It's also worth noting that some games don't get cheap even when used until months after they've been released. Fallout 3 is currently only $5-10 less for a used copy, so I may as well buy it in the shrink wrap.

    The only thing I can see game publishers doing to try to sell as many first hand copies as possible is have a grace period of a month or two from the publishing date when you can't sell used copies, but they'd probably have to pay off stores to honour such a deal. Expecting a cut of re-sale of your product is just silly.

  • by Sycraft-fu (314770) on Thursday June 04, 2009 @06:31PM (#28216571)

    In the context of a game "publisher" usually means "Guys with the cash." Basically the publisher is the company that ponies up the money to have the game made. That is why you'll see even companies like Epic have publishers. It isn't as though Epic needs someone else's name to sell their game. It is that they don't want to incur all the financial risk. So you get a publisher to pay for it, often a much bigger company.

    Gears of War was published by Microsoft, for example. So suppose they spent $20 million on making it. Not an unreasonable amount for a game that quality, maybe they even spent more. Now let's suppose it had bombed for whatever reason. Had Epic incurred that cost, it would be real hard. They are a private company that employs about 75 people. Private means they can't just sell stock to raise money. A $20 million loss would equal over a quarter million dollar loss per employee.

    Now MS is a massive public company. They've got the cash sitting around that $20 million is peanuts. What's more they can sell stock if they need to raise money. Thus the risk is something they can afford to take.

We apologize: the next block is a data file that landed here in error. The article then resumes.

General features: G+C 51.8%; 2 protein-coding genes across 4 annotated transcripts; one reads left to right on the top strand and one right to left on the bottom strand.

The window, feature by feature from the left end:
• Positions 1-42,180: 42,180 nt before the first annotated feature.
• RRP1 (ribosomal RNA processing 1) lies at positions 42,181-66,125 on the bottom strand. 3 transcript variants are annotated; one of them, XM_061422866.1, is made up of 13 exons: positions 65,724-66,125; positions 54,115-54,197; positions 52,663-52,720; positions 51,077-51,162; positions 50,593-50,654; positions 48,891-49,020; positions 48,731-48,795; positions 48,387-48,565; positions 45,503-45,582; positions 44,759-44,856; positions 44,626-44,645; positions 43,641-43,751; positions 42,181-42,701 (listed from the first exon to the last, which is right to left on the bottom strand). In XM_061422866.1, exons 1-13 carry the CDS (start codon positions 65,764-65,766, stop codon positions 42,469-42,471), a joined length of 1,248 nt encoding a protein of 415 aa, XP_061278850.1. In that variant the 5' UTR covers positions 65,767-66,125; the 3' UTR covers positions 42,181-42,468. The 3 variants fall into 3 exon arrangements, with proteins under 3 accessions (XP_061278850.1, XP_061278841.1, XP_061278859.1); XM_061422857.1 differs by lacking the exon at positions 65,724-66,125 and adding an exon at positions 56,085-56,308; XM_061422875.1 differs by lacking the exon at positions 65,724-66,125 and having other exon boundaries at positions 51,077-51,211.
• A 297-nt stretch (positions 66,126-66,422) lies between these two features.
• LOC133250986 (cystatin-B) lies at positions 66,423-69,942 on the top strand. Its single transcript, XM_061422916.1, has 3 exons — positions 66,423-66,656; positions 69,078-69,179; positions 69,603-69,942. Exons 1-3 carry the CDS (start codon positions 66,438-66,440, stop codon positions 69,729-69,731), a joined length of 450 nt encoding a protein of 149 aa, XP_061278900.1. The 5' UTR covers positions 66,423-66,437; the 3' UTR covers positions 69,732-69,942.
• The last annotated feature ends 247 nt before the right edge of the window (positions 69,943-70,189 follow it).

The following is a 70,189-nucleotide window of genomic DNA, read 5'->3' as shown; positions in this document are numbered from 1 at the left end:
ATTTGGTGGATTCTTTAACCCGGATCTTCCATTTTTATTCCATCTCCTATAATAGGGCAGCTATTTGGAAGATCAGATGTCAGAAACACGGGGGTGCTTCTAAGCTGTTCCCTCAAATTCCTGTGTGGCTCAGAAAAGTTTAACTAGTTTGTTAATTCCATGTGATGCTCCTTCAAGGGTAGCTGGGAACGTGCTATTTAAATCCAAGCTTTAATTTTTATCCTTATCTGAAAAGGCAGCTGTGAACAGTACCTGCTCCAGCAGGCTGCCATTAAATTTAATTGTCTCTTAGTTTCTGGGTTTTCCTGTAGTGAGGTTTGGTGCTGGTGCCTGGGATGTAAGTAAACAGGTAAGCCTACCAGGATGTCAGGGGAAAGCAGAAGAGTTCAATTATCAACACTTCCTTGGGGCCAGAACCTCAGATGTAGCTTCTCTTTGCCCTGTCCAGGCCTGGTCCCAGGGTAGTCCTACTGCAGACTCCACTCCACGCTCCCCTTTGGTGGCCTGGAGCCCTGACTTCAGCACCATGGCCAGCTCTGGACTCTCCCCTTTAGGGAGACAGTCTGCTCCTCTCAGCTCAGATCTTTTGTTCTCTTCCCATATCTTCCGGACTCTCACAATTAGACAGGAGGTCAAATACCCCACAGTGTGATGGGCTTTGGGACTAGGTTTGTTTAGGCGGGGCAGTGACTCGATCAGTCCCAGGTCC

More over, many dev studios aren't sitting on much cash at all. So they need money during the development time of the game. After all you have to pay the programmers and artists and such while the game is being written, not after it sells. So even if they were willing to assume the risk, they just can't since they just don't have the money it would take.

    You do see some companies that self publish. Stardock has done this. Galactic Civilizations II was written by them and published by them. Means they self financed the game. All the risk and all the rewards are theirs alone. They've now gotten in to publishing other games as well.

    So publishers probably aren't going away. Many development studios will want someone to pay for their game, and that is what a publisher does. The publisher won't actually distribute the game, they'll just fund it, and then sign agreements with services like Steam and Impulse to get the game to consumers.

    Also, as big as Steam is, you are kidding yourself if you think it is more than a fraction of the market. There are plenty of publishers that don't release games on Steam, and even those that do are often not exclusive. EA sells many of their games on Steam now which gives Steam a huge boost in titles since EA is massive, however EA also sells their games in stores. The store copies don't use Steamworks or anything, they are totally independent of Steam.

  • AAAAAW (Score:2, Insightful)

    by M0b1u5 (569472) on Thursday June 04, 2009 @06:31PM (#28216573) Homepage

    BOO-FUCKING-HOO

  • by solios (53048) on Thursday June 04, 2009 @06:31PM (#28216583) Homepage